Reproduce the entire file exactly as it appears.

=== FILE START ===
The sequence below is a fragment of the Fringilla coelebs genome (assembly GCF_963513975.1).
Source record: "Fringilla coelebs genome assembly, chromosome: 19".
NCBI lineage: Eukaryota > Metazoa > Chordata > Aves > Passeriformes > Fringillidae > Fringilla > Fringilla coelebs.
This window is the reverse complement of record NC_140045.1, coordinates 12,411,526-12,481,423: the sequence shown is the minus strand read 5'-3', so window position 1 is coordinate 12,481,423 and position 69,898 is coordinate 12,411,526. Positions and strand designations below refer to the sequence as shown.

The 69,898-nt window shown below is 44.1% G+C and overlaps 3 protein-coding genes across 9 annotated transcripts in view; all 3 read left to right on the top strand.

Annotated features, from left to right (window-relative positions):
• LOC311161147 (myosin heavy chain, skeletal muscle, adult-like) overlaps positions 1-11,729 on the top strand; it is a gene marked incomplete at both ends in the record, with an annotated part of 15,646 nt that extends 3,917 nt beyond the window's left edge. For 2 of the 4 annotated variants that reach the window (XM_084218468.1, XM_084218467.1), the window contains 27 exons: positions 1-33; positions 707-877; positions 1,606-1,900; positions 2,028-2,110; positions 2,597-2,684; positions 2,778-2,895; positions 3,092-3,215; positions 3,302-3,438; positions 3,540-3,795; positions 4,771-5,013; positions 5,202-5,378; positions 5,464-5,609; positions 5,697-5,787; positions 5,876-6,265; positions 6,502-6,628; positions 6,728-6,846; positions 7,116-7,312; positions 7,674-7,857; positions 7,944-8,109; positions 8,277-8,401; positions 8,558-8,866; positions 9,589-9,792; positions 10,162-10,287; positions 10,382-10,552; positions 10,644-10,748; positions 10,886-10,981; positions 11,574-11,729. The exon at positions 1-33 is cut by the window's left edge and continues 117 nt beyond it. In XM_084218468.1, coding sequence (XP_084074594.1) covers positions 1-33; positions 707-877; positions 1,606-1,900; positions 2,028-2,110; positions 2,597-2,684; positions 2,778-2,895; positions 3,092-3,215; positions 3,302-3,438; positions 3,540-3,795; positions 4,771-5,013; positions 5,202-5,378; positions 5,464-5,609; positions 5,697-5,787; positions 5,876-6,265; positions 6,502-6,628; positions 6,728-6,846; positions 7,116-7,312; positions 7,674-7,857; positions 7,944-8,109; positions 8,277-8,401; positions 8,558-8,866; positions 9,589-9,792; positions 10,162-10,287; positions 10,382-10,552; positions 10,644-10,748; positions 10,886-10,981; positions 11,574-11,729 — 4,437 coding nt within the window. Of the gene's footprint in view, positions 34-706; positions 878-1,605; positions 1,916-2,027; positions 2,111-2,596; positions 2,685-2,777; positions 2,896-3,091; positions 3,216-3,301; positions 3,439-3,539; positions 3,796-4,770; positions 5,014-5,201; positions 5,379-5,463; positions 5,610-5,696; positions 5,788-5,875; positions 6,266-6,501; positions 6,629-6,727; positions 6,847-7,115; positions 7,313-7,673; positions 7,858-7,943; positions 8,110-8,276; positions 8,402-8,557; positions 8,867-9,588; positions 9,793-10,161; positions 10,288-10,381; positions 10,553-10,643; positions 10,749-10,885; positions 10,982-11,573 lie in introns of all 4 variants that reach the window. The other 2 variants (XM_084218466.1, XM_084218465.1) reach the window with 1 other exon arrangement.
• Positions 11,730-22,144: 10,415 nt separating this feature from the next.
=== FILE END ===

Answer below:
The sequence below is a fragment of the Fringilla coelebs genome (assembly GCF_963513975.1).
Source record: "Fringilla coelebs genome assembly, chromosome: 19".
NCBI lineage: Eukaryota > Metazoa > Chordata > Aves > Passeriformes > Fringillidae > Fringilla > Fringilla coelebs.
This window is the reverse complement of record NC_140045.1, coordinates 12,411,526-12,481,423: the sequence shown is the minus strand read 5'-3', so window position 1 is coordinate 12,481,423 and position 69,898 is coordinate 12,411,526. Positions and strand designations below refer to the sequence as shown.

The 69,898-nt window shown below is 44.1% G+C and overlaps 3 protein-coding genes across 9 annotated transcripts in view; all 3 read left to right on the top strand.

Annotated features, from left to right (window-relative positions):
• LOC311161147 (myosin heavy chain, skeletal muscle, adult-like) overlaps positions 1-11,729 on the top strand; it is a gene marked incomplete at both ends in the record, with an annotated part of 15,646 nt that extends 3,917 nt beyond the window's left edge. For 2 of the 4 annotated variants that reach the window (XM_084218468.1, XM_084218467.1), the window contains 27 exons: positions 1-33; positions 707-877; positions 1,606-1,900; positions 2,028-2,110; positions 2,597-2,684; positions 2,778-2,895; positions 3,092-3,215; positions 3,302-3,438; positions 3,540-3,795; positions 4,771-5,013; positions 5,202-5,378; positions 5,464-5,609; positions 5,697-5,787; positions 5,876-6,265; positions 6,502-6,628; positions 6,728-6,846; positions 7,116-7,312; positions 7,674-7,857; positions 7,944-8,109; positions 8,277-8,401; positions 8,558-8,866; positions 9,589-9,792; positions 10,162-10,287; positions 10,382-10,552; positions 10,644-10,748; positions 10,886-10,981; positions 11,574-11,729. The exon at positions 1-33 is cut by the window's left edge and continues 117 nt beyond it. In XM_084218468.1, coding sequence (XP_084074594.1) covers positions 1-33; positions 707-877; positions 1,606-1,900; positions 2,028-2,110; positions 2,597-2,684; positions 2,778-2,895; positions 3,092-3,215; positions 3,302-3,438; positions 3,540-3,795; positions 4,771-5,013; positions 5,202-5,378; positions 5,464-5,609; positions 5,697-5,787; positions 5,876-6,265; positions 6,502-6,628; positions 6,728-6,846; positions 7,116-7,312; positions 7,674-7,857; positions 7,944-8,109; positions 8,277-8,401; positions 8,558-8,866; positions 9,589-9,792; positions 10,162-10,287; positions 10,382-10,552; positions 10,644-10,748; positions 10,886-10,981; positions 11,574-11,729 — 4,437 coding nt within the window. Of the gene's footprint in view, positions 34-706; positions 878-1,605; positions 1,916-2,027; positions 2,111-2,596; positions 2,685-2,777; positions 2,896-3,091; positions 3,216-3,301; positions 3,439-3,539; positions 3,796-4,770; positions 5,014-5,201; positions 5,379-5,463; positions 5,610-5,696; positions 5,788-5,875; positions 6,266-6,501; positions 6,629-6,727; positions 6,847-7,115; positions 7,313-7,673; positions 7,858-7,943; positions 8,110-8,276; positions 8,402-8,557; positions 8,867-9,588; positions 9,793-10,161; positions 10,288-10,381; positions 10,553-10,643; positions 10,749-10,885; positions 10,982-11,573 lie in introns of all 4 variants that reach the window. The other 2 variants (XM_084218466.1, XM_084218465.1) reach the window with 1 other exon arrangement.
• Positions 11,730-22,144: 10,415 nt separating this feature from the next.